Energy commission swears in new members, regains quorum

Energy commission swears in new members, regains quorum
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The Federal Energy Regulatory Commission (FERC) has its first quorum in six months after swearing in two newly confirmed commissioners this week.

Robert Powelson, a former Pennsylvania utilities commissioner, was sworn in as FERC’s third member on Thursday morning. Neil Chatterjee, a policy aide to Senate Majority Leader Mitch McConnellAddison (Mitch) Mitchell McConnellDC statehood push faces long odds despite record support Overnight Energy: California, 23 other states sue Trump over vehicle emissions rule | Climate strike protests hit cities across globe | Interior watchdog expands scope of FOIA investigation | Dems accuse officials of burying climate reports Hillicon Valley: Lawmakers say Zuckerberg to 'cooperate' on antitrust probes | Dems see victory after McConnell backs election security funds | Twitter takes down fake pro-Saudi accounts MORE (R-Ky.), officially joined the commission on Tuesday.

President Trump on Thursday named Chatterjee the acting chairman of the commission. He and Powelson join Cheryl LaFleur as FERC commissioners.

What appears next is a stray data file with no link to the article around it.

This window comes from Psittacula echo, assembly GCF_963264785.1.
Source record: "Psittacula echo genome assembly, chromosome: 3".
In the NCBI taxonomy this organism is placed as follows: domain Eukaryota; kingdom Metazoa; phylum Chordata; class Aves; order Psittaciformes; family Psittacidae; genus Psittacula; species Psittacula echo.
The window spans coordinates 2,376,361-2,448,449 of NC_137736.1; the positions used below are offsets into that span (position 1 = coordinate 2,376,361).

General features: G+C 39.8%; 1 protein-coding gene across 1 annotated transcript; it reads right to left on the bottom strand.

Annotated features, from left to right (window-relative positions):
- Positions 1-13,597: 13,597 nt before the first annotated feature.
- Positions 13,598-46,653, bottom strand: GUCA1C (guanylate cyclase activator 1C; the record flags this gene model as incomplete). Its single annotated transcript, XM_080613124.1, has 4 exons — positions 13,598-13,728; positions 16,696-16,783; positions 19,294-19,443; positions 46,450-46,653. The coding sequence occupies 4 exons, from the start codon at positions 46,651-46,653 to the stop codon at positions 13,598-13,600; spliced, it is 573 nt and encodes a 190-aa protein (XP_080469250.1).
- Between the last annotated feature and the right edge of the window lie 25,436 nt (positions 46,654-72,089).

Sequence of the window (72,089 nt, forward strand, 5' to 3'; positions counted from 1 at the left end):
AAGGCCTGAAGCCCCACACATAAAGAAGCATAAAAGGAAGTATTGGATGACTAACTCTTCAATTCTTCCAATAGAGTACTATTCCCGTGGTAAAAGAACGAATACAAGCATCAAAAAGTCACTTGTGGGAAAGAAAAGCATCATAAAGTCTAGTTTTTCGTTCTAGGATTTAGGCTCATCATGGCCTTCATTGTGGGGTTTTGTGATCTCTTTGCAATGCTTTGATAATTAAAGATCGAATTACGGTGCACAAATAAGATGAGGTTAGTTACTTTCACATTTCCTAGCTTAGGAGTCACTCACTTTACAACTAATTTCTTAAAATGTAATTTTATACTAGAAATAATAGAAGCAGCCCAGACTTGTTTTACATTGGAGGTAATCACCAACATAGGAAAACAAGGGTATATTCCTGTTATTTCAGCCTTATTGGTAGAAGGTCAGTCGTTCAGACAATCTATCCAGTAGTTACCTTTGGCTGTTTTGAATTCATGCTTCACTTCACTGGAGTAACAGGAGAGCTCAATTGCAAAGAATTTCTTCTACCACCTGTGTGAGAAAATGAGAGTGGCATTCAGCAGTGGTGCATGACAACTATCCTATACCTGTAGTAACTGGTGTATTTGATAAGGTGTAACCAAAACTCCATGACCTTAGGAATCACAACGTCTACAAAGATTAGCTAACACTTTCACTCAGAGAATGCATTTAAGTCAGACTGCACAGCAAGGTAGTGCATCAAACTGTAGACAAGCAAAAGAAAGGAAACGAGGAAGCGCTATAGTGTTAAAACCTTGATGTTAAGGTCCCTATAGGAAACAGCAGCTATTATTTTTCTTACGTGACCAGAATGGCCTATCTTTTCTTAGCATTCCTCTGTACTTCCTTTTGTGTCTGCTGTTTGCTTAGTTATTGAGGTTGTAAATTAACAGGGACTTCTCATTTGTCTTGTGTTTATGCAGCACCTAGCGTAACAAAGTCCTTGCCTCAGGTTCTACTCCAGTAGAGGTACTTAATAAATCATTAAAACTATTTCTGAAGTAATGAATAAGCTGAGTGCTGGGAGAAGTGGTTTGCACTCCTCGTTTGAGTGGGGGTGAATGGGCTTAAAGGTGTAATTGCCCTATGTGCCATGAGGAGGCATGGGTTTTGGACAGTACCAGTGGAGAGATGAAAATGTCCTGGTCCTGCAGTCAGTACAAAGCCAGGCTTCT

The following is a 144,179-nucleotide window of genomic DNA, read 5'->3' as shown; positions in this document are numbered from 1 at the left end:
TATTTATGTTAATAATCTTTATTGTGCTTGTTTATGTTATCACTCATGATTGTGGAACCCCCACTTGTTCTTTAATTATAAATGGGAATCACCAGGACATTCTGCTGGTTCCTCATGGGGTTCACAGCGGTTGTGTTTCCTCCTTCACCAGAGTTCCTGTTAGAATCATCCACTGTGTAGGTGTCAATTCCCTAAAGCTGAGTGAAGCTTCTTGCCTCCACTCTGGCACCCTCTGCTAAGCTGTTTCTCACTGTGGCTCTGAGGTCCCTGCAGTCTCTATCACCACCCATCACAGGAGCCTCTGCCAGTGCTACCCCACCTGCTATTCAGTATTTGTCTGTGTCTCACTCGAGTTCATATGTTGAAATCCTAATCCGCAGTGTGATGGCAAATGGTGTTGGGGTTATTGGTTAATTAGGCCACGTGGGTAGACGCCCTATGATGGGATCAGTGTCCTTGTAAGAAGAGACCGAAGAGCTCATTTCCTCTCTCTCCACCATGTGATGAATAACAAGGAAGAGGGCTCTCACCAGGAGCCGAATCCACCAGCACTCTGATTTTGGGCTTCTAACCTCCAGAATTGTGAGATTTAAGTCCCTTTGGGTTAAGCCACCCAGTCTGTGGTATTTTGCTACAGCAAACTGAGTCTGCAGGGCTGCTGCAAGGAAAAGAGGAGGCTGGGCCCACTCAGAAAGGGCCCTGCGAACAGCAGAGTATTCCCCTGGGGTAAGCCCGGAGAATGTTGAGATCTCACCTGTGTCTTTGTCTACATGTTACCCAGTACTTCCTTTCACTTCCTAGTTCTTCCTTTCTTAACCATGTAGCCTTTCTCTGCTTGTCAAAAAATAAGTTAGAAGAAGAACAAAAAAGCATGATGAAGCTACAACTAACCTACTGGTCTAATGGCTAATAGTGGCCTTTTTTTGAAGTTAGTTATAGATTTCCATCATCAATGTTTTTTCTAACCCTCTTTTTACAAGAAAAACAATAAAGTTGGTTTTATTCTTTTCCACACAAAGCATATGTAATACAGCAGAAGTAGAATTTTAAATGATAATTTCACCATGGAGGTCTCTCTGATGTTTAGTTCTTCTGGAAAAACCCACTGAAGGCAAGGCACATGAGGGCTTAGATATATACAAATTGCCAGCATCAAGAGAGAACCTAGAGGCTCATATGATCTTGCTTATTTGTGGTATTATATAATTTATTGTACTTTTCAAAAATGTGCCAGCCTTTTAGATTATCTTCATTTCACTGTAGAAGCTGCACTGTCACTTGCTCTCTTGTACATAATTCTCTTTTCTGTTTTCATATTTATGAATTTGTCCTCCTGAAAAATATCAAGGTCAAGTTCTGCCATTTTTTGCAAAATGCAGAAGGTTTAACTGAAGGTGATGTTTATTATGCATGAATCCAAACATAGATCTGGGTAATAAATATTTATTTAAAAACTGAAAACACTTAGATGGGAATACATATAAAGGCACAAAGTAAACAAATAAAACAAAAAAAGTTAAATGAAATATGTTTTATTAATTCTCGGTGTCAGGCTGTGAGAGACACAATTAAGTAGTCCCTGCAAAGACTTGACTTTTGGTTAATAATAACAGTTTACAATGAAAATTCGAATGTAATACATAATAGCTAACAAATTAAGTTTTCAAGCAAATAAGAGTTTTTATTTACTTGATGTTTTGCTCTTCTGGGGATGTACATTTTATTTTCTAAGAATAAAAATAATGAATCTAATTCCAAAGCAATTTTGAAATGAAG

The Senate confirmed Powelson and Chatterjee by unanimous consent last week before leaving for a monthlong recess. The confirmations were welcomed by the energy industry, which has seen infrastructure projects languish while the commission has been without a three-member quorum.


FERC makes permitting decisions on energy projects such as natural gas pipelines and export terminals. Due to retirements, FERC last had a quorum in February, and it hasn’t held a meeting since President Trump took office.

This was the first time FERC has been without a quorum in its 40-year history. The Electric Reliability Coordinating Council estimates that the lack of a quorum held up projects worth $50 billion in private capital.

The Senate has yet to act on two other Trump nominees to FERC: Democratic Senate aide Richard Glick and energy lawyer Kevin McIntyre, whom Trump has picked to be the commission's full-time chair.

—Updated at 1:55 p.m.